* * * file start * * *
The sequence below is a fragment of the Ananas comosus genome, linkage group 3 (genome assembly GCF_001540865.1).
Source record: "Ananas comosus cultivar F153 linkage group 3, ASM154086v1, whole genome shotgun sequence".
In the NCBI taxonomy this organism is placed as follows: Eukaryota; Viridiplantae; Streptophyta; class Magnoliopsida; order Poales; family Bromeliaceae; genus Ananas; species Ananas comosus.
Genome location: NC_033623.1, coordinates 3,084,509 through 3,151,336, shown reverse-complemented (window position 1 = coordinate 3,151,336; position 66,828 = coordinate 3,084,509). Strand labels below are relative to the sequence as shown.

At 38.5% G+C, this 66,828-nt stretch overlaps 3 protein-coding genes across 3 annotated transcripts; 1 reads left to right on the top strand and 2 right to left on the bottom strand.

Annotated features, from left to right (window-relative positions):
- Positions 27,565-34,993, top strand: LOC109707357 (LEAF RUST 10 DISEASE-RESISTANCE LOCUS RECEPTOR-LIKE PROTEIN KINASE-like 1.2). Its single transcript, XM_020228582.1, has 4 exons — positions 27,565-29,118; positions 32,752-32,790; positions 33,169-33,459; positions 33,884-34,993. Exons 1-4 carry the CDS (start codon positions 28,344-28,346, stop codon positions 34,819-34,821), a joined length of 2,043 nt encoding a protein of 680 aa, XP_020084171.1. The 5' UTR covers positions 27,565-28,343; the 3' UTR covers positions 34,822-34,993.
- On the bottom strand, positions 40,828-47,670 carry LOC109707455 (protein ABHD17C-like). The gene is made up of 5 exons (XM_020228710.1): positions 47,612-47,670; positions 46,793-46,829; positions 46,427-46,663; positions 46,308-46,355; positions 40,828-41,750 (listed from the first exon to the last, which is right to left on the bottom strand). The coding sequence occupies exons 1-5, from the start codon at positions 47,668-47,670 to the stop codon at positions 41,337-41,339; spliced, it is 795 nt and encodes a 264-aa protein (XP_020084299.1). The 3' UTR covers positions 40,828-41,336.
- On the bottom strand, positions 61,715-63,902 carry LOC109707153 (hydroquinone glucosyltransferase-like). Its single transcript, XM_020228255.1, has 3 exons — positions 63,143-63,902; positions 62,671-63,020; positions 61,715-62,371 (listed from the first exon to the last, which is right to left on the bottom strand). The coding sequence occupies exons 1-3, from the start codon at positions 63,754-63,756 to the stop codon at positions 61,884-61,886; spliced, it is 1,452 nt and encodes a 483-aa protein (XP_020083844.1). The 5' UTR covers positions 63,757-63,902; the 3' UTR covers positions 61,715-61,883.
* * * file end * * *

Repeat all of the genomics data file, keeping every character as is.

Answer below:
The sequence below is a fragment of the Ananas comosus genome, linkage group 3 (genome assembly GCF_001540865.1).
Source record: "Ananas comosus cultivar F153 linkage group 3, ASM154086v1, whole genome shotgun sequence".
In the NCBI taxonomy this organism is placed as follows: Eukaryota; Viridiplantae; Streptophyta; class Magnoliopsida; order Poales; family Bromeliaceae; genus Ananas; species Ananas comosus.
Genome location: NC_033623.1, coordinates 3,084,509 through 3,151,336, shown reverse-complemented (window position 1 = coordinate 3,151,336; position 66,828 = coordinate 3,084,509). Strand labels below are relative to the sequence as shown.

At 38.5% G+C, this 66,828-nt stretch overlaps 3 protein-coding genes across 3 annotated transcripts; 1 reads left to right on the top strand and 2 right to left on the bottom strand.

Annotated features, from left to right (window-relative positions):
- Positions 27,565-34,993, top strand: LOC109707357 (LEAF RUST 10 DISEASE-RESISTANCE LOCUS RECEPTOR-LIKE PROTEIN KINASE-like 1.2). Its single transcript, XM_020228582.1, has 4 exons — positions 27,565-29,118; positions 32,752-32,790; positions 33,169-33,459; positions 33,884-34,993. Exons 1-4 carry the CDS (start codon positions 28,344-28,346, stop codon positions 34,819-34,821), a joined length of 2,043 nt encoding a protein of 680 aa, XP_020084171.1. The 5' UTR covers positions 27,565-28,343; the 3' UTR covers positions 34,822-34,993.
- On the bottom strand, positions 40,828-47,670 carry LOC109707455 (protein ABHD17C-like). The gene is made up of 5 exons (XM_020228710.1): positions 47,612-47,670; positions 46,793-46,829; positions 46,427-46,663; positions 46,308-46,355; positions 40,828-41,750 (listed from the first exon to the last, which is right to left on the bottom strand). The coding sequence occupies exons 1-5, from the start codon at positions 47,668-47,670 to the stop codon at positions 41,337-41,339; spliced, it is 795 nt and encodes a 264-aa protein (XP_020084299.1). The 3' UTR covers positions 40,828-41,336.
- On the bottom strand, positions 61,715-63,902 carry LOC109707153 (hydroquinone glucosyltransferase-like). Its single transcript, XM_020228255.1, has 3 exons — positions 63,143-63,902; positions 62,671-63,020; positions 61,715-62,371 (listed from the first exon to the last, which is right to left on the bottom strand). The coding sequence occupies exons 1-3, from the start codon at positions 63,754-63,756 to the stop codon at positions 61,884-61,886; spliced, it is 1,452 nt and encodes a 483-aa protein (XP_020083844.1). The 5' UTR covers positions 63,757-63,902; the 3' UTR covers positions 61,715-61,883.